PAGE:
• Funding for dual credit addresses inequity. Students in Pikeville should have the same opportunity to take dual credit courses as students in Paducah and receive tuition support from the state. Our current system reveals huge inequities across school systems and higher education service regions. Why should one student pay $190 per credit hour in one part of the state and another student receive the course for no cost?
• There are no long term costs. SB 87 would provide the funding for tuition through KEES funds, however, no student would get more KEES funding than they would have earned under the existing program. There will be a short term cost as the program is implemented for high school seniors in 2014-15 and high school juniors in 2015-16.
• Funding will increase our college- and career-readiness rates. In 2009, Senate Bill 1 set a goal of 67 percent of KY high school graduates reaching college and career readiness by 2015. Students who successfully complete dual credit courses in either general education or career/technical education are twice as likely to reach college- and career-readiness as students who do not take dual credit courses.
• Funding will enhance career and technical education. Prior to 2012-13, there was no significant cost for many students who took dual credit career and technical courses. Since that time, enrollment has dramatically decreased due to students having to pay an administrative fee to take the courses. This decline in dual credit enrollment in career and technical courses will have a significant impact on students able to gain industry recognized certifications which in turn means Kentucky will have a less skilled workforce.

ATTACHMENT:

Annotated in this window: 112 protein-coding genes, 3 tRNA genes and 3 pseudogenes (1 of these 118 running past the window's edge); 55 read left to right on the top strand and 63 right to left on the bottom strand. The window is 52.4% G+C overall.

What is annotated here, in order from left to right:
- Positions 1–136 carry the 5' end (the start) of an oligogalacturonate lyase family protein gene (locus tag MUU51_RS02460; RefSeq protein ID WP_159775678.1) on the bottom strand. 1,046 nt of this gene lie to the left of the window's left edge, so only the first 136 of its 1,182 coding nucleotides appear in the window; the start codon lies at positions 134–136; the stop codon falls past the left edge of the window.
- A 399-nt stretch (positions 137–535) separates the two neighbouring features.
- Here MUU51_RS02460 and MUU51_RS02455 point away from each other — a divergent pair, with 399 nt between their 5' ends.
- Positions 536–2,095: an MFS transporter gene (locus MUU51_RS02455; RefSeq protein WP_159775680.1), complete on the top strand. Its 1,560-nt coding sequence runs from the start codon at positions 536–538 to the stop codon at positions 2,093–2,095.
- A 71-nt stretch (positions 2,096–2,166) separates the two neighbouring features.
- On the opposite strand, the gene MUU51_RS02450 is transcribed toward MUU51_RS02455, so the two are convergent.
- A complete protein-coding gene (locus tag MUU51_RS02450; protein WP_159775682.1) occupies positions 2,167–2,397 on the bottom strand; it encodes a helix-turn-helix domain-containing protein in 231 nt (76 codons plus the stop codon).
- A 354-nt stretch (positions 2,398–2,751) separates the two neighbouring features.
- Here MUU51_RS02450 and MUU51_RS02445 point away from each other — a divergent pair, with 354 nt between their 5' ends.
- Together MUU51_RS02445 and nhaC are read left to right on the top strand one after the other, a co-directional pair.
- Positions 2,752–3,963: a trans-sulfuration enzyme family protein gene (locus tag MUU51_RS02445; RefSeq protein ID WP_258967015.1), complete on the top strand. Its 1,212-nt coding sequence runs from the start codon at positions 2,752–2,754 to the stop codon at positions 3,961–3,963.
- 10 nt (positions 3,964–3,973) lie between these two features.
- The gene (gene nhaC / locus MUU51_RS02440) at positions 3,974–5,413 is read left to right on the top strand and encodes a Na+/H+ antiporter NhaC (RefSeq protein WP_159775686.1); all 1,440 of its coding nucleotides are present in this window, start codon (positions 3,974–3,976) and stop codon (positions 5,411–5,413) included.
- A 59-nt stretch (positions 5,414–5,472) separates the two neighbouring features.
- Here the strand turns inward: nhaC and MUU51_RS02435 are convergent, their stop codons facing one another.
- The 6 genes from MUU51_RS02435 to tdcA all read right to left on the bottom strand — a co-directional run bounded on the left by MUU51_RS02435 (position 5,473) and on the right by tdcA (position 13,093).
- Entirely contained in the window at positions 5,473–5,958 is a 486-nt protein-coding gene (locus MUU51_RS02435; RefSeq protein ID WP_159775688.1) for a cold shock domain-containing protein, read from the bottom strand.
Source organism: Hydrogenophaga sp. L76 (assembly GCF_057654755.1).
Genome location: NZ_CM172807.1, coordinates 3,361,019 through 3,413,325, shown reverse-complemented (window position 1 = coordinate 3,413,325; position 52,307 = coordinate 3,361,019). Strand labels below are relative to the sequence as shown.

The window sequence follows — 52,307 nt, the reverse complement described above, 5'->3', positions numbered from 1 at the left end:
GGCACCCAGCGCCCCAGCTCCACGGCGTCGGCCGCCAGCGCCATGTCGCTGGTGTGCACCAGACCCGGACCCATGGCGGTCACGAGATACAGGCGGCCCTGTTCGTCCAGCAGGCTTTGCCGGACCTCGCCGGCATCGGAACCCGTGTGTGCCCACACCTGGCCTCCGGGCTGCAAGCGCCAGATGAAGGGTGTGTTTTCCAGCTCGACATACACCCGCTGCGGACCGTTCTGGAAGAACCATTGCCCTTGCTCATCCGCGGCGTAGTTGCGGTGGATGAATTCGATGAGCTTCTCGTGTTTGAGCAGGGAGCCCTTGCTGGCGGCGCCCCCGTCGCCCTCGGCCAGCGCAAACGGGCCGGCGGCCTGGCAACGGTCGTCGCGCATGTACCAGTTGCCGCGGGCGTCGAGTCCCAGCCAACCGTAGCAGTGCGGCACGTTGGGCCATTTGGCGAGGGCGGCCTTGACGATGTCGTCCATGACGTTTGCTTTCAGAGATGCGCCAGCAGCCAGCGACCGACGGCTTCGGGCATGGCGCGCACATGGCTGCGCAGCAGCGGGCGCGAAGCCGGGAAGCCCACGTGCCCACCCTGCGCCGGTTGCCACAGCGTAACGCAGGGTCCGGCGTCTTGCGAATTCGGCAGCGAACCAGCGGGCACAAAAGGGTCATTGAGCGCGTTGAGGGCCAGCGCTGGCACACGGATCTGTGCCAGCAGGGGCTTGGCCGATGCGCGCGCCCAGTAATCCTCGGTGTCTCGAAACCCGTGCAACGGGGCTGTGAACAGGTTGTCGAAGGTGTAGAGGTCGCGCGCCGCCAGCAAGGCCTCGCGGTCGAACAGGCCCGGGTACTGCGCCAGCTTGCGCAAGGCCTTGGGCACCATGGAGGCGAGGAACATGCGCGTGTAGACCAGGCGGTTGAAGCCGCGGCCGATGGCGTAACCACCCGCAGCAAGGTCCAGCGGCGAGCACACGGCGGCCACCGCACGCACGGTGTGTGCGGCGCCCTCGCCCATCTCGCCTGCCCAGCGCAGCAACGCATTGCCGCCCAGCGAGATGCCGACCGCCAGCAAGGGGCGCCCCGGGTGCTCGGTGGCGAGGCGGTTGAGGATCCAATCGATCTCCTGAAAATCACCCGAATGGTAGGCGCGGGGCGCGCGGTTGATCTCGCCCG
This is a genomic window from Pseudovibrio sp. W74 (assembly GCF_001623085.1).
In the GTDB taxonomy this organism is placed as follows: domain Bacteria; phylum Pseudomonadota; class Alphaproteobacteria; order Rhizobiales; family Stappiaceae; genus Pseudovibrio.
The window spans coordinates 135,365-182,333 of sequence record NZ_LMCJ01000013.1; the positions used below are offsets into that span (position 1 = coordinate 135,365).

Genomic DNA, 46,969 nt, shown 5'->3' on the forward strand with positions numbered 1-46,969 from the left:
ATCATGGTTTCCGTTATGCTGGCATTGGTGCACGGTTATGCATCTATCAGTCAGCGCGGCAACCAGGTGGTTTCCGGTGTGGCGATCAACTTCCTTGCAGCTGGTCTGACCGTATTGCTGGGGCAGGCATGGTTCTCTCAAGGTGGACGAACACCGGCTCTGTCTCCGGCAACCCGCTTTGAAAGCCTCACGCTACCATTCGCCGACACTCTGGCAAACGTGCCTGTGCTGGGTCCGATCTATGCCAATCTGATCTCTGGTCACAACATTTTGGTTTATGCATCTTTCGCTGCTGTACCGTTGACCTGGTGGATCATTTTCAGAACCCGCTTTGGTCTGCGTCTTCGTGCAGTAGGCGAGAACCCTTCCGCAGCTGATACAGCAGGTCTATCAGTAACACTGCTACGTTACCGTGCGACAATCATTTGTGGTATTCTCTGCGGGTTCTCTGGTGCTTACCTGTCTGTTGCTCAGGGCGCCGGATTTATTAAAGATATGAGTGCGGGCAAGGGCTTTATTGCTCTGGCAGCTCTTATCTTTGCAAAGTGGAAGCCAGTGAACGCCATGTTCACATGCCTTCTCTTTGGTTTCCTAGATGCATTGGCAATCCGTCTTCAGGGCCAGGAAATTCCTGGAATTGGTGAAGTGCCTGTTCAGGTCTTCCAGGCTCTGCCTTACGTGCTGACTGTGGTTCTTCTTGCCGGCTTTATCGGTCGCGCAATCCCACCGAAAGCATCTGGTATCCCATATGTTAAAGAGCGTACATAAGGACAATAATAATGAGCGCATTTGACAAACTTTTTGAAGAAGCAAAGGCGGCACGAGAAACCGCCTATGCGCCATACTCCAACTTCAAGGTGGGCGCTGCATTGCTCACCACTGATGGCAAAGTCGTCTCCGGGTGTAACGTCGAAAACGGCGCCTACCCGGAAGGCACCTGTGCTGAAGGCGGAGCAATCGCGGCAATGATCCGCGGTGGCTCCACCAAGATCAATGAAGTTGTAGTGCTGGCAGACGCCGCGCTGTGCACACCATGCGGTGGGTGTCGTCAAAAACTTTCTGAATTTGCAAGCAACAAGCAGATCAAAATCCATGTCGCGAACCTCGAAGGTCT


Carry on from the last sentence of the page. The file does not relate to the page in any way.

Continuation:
• Dual credit benefits many students. Dual credit is not just for our brightest students. More than 3,700 students earned in excess of 22,000 credit hours in 2012-13 and thousands more earned dual credit in general education courses. In many school districts, better than 40 percent of high school seniors graduate with six or more credit hours thanks to dual credit. In many of our early college models, students can graduate with 30 hours or more of dual credit.
• Dual credit saves parents and students money. By gaining dual credit through an early college program or career technical program, students achieve college- and career-readiness at higher rates meaning they should not have to take non-credit bearing remedial courses in college which will save parents and students money.
As a member of the board that oversees the KEES funding, I do recognize that we must work out the initial impact of SB 87; however, I do hope that we will not sacrifice long term benefits for our students, our postsecondary programs, and our economy for the sake of short term inability to provide adequate funding. I hope we can come together in the next few weeks to resolve the issues around SB 87. OUR KIDS CAN’T WAIT!!!